Tuesday, July 13, 2004

Pool Days

One of the pluses of living in Celebration is the plethora of public swimming pools. When we used to fly to Disney World as tourists and I would have my nose glued to the airplane window to watch the landing, I was always amazed at the blue spots in almost every backyard. It looked like having a pool was a requirement for home ownership in Florida. Of course, that’s no surprise in a state where the summer temperatures stay firmly entrenched in the upper 90s or above, with 200 percent humidity. I used to hate climbing into a cold car on a brisk, below-zero Midwestern morning and having to wait for the heat to kick in. Now, I’ve learned that’s nothing compared to the blast-furnace wave that instantly shrivels your lungs and roasts your body when you open the door of a car that’s been sitting in Florida’s summer sun. I always dive for the air conditioner controls and try to remember not to touch the steering wheel until it cools down enough not to instantly bake my palms.

Pools offer some relief from the oppressive heat, although the sunshine sometimes turns them into something more closely resembling a hot tub. Many Celebration homes have elaborate pools and spas, but many others don’t have enough property for their own pool. Ironically, this doesn’t necessarily have any correlation to the size or price of the home. I live on a street of bungalows, the smallest and least expensive single family homes, and one of my neighbors recently had a pool installed. So far, they’re the only ones on the block to do so, but most of the other residents have enough room to follow suit if they ever choose to. Other areas, with more expensive homes, don’t have that luxury, For example, in Lake Evalyn, where the garden homes cost much more than those in our bungalow enclave, a house with enough land for a pool is as rare as a snowflake in Kissimmee. Even in Aquila Reserve, a gorgeous wooded offshoot of East Village, some of the people don’t even have as much of a yard as I do in a triplex.

I always knew I would eventually move to Florida and that it would be somewhere in the Kissimmee area. I had grand dreams of a pool in a screened Florida room (that always seems like a redundant phrase to me, at least when used by a Floridian). We never drove through the local neighborhoods, but as we headed back and forth to the airport, I would watch new developments spring up over the years and envy the many houses with screened in pools. To me, it seemed like paradise to have your own pool that you could use all year round. But in order to afford a place in Celebration, I had to sacrifice that dream. My house has a decent-sized backyard for a triplex, but it’s definitely not pool-sized unless the pool stretched literally from the back door to the garage. I suppose if I really wanted it, I could resign myself to swimming to our driveway every day, but I don’t think the Architectural Review Committee would approve

Thankfully, the lack of a personal pool isn’t much of a problem for me and the many other yard-size-challenged residents. Celebration has four public pools scattered around the villages that can be used by any resident, no matter which village you call home. They are located in North Village, Main Village (Lakeside Park), South Village (Spring Park), and East Village.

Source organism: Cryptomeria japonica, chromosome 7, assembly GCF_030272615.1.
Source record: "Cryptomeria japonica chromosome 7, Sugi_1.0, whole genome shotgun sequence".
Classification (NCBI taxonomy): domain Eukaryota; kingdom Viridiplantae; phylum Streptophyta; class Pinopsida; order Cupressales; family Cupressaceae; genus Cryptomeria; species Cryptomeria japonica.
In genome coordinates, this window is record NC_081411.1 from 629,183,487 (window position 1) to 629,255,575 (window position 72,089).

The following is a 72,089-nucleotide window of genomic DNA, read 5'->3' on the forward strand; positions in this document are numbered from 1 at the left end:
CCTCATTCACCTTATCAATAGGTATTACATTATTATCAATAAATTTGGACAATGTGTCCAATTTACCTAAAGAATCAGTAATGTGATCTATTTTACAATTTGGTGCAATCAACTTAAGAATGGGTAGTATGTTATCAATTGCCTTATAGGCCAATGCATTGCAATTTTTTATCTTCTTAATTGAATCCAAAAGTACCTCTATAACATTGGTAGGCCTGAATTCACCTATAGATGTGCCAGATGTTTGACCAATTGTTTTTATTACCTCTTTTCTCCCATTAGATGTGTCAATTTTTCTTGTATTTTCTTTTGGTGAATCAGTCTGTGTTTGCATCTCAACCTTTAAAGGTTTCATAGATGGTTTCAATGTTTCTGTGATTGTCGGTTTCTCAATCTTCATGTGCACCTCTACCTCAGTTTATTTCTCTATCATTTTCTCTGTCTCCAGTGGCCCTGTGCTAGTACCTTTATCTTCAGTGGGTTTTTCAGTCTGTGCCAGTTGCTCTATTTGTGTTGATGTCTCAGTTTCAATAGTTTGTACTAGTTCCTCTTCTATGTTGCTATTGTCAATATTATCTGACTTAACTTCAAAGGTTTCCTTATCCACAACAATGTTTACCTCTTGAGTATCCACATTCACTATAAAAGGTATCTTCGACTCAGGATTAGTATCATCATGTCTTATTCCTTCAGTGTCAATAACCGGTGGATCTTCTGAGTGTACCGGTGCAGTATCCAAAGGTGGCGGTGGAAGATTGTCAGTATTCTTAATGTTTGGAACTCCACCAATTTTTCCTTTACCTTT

There are some “exclusive” pools, too. The apartment complexes in town have pools of their own, reserved for their tenants, and when Artisan Park is done, it will have its own exclusive pool. But with the four community pools, it’s never a problem to find somewhere to take a quick dip.

If you'd like to see photos of the Celebration pools, click here. My description of each one is below.

The pool in Lakeside Park is unofficially the “main” pool. It’s the only one that is heated (Floridians don’t have much tolerance in the winter, even when the temperature is in the 70s), although unfortunately it isn’t refrigerated during July and August. It is also the only pool to have a lifeguard during designated hours.

My husband likes Lakeside because in less than a year he is already turning into a wimpy, cold-hating Floridian. I am firmly convinced that he was meant to be born in Florida and the stork somehow mixed him up with another poor kid. Even when it’s nearly a hundred degrees, I’m melting into a pool of boiling protoplasm and he’s basking in the heat and humidity and begging for more. Elsewhere in the state, I’m sure there’s some poor man born on the same day who has suffered borderline heatstroke all his life and who dreams of escaping up north to the cold and snow, if he hasn’t done so already.

During the winter months, Lakeside is the only place my husband will swim. He actually does laps there, which is too much of a challenge for me, since people seem drawn to any area where lap swimmers are going through their paces. The rest of the pool can be almost empty, but the minute someone starts doing laps, any other bodies in the pool are magnetically drawn into their path. He’s pretty good at maneuvering around them (and if he doesn’t make it, a good bump or two usually gives them the hint to move out of the lap lane), but I prefer water jogging or doing water aerobics in place in the deep end.

Often, at Lakeside and the other pools, sunbathers outnumber swimmers by a wide margin. All of the pools have deck chairs to accommodate the sun worshippers. Unfortunately, as an albino-skinned Northerner, I am never going to be able to sit out in the sun with less than a two-inch coating of 30 to 45 SPF sunscreen unless I want to look like a boiled lobster. My husband tans to a nice, toasty golden brown, but my skin has only two shades, Ghost White and Stop Sign Red, with no middle ground. I’m usually good about applying enough sun screen, but if I forget I find myself thanking God for the invention of aloe vera gel with lidocaine. When I get too much sun, it’s the only thing that takes away the sting and keeps my skin from sloughing off like a snake (pleasant visual, I know).

If we wanted to walk to Lakeside, it would take us about 20 minutes on the walking path. It’s only a couple of minutes by car, but we usually ride our bikes, since it seems counterproductive to drive somewhere in order to exercise. On a bike, it’s not much more than five or ten minutes, depending on how many tourists we have to dodge on the part of the path that runs between the hotel and Lakeside. Once you arrive at the park, there are plenty of bike racks. And pedaling rather than driving allows me to more easily justify my habit of stopping at Barnie’s for an iced coffee on the way home.